Google Glass – enabling new layers of context
If you’ve followed me for a while on this blog you know I’ve written about some different UI/UX paradigms in the past, mostly focusing on the rise of tablets and touch computing and the passing of the stylus into niche areas and near obscurity.
The scary and exciting thing about all of these changes is that they happen nearly overnight with the launch of a pivotal product and the entire market shifts. The most amazing thing about these changes is that once our perceptions are changed, we forget the old paradigms seemingly overnight and the new changes permeate the way we interact.
Google did this with search, Apple did it with the iPhone. I think Google is going to do it again with the Glass.
Once I had constant and immediate access to my online world via smartphone, opening up my laptop seemed almost baroque. I think that the Glass is going to have the same effect, moving us one step closer on the connectivity continuum.
Having such immediate access to data is going to challenge us in new ways, and context is going to be more important than ever to avoid information overload. Devices that are tuned to where our attention is focused can be powerful allies in giving us contextual information.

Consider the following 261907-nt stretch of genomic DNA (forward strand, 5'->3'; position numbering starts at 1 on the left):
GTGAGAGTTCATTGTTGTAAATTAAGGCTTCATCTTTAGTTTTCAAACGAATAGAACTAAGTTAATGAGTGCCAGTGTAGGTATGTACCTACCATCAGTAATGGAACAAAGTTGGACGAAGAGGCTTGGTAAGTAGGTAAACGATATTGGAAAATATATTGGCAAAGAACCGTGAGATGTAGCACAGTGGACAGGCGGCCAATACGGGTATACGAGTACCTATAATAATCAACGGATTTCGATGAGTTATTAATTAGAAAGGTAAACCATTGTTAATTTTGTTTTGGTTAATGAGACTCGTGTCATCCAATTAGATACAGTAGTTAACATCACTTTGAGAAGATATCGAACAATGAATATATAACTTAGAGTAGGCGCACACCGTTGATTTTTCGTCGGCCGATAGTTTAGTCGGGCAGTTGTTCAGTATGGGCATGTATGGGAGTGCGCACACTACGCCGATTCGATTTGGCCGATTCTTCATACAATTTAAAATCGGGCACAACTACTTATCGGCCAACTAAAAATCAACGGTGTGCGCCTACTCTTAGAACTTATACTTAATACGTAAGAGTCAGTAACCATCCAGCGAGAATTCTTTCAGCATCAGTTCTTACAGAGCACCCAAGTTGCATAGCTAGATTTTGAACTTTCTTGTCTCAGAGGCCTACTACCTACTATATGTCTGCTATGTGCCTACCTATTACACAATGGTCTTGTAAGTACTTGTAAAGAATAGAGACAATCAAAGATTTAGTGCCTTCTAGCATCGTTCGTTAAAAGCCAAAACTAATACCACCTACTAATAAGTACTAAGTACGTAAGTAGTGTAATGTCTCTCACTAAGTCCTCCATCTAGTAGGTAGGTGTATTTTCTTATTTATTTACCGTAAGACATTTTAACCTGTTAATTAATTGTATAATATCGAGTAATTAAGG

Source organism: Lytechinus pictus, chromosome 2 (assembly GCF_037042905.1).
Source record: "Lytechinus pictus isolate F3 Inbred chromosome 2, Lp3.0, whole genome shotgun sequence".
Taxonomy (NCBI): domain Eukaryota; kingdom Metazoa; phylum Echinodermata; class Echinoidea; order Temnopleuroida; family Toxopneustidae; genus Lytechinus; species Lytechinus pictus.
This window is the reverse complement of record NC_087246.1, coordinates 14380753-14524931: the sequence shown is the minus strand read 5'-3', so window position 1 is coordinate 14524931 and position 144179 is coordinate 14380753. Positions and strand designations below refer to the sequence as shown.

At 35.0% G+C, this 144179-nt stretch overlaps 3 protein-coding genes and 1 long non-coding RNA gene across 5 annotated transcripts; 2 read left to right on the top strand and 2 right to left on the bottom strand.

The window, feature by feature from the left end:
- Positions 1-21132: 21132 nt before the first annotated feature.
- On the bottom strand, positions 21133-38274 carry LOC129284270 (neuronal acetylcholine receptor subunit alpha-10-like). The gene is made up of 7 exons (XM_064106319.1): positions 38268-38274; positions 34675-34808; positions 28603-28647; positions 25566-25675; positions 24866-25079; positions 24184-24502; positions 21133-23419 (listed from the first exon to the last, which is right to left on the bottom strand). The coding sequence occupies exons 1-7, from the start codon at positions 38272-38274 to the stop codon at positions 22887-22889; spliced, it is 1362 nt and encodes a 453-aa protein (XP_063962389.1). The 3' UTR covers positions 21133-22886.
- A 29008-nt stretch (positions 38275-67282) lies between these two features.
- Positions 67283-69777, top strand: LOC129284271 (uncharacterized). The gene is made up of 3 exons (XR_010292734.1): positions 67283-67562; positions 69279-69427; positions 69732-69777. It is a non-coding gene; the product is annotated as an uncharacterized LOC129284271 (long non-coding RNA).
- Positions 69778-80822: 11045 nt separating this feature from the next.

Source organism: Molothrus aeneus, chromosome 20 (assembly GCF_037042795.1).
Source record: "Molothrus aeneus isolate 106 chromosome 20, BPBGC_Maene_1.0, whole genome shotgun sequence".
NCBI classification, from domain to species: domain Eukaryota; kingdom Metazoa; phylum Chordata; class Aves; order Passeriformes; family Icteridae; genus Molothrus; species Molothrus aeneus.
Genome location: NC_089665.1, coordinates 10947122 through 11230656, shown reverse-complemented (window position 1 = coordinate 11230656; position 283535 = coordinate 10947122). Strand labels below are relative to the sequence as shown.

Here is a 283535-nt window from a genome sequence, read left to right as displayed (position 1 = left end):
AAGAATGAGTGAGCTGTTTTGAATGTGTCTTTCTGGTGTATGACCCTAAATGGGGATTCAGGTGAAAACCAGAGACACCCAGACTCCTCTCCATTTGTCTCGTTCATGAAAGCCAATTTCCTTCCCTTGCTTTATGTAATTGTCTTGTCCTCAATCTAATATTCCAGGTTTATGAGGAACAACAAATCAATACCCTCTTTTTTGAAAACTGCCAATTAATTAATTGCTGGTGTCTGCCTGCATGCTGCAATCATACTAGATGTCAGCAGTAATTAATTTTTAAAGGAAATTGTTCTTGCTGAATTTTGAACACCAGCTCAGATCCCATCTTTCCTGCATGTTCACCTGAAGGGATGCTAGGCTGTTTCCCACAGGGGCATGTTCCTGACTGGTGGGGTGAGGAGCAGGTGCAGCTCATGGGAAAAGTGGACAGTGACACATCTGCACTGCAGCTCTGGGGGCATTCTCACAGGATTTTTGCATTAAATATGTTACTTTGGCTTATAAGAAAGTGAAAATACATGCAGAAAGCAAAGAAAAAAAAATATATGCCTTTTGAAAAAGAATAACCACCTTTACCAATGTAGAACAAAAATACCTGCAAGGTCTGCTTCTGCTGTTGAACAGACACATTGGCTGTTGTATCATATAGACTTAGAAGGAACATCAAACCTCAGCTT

#ifIHadGlass I would focus on solutions that learn the wearer’s patterns of attention and focus to build smart, contextual maps of their online and offline existence. Otherwise instead of Glass being one step closer to seamless integration with our data, it’s going to drown us in it faster. As one of the founders of Ubernote, I understand personal data patterns and I’d really love to bring the level of context that Glass could provide to bear on the problem of personal data.
We already have some contextual clues via GPS and browsing history, etc. However, with a visual data stream of attention and focus I think we can extract a lot more data about the contexts in our daily lives. Along with other data from devices like the Somaxis MyoLink, Nike Fuel Band and the Zeo Sleep Manager we can understand a lot more about ourselves.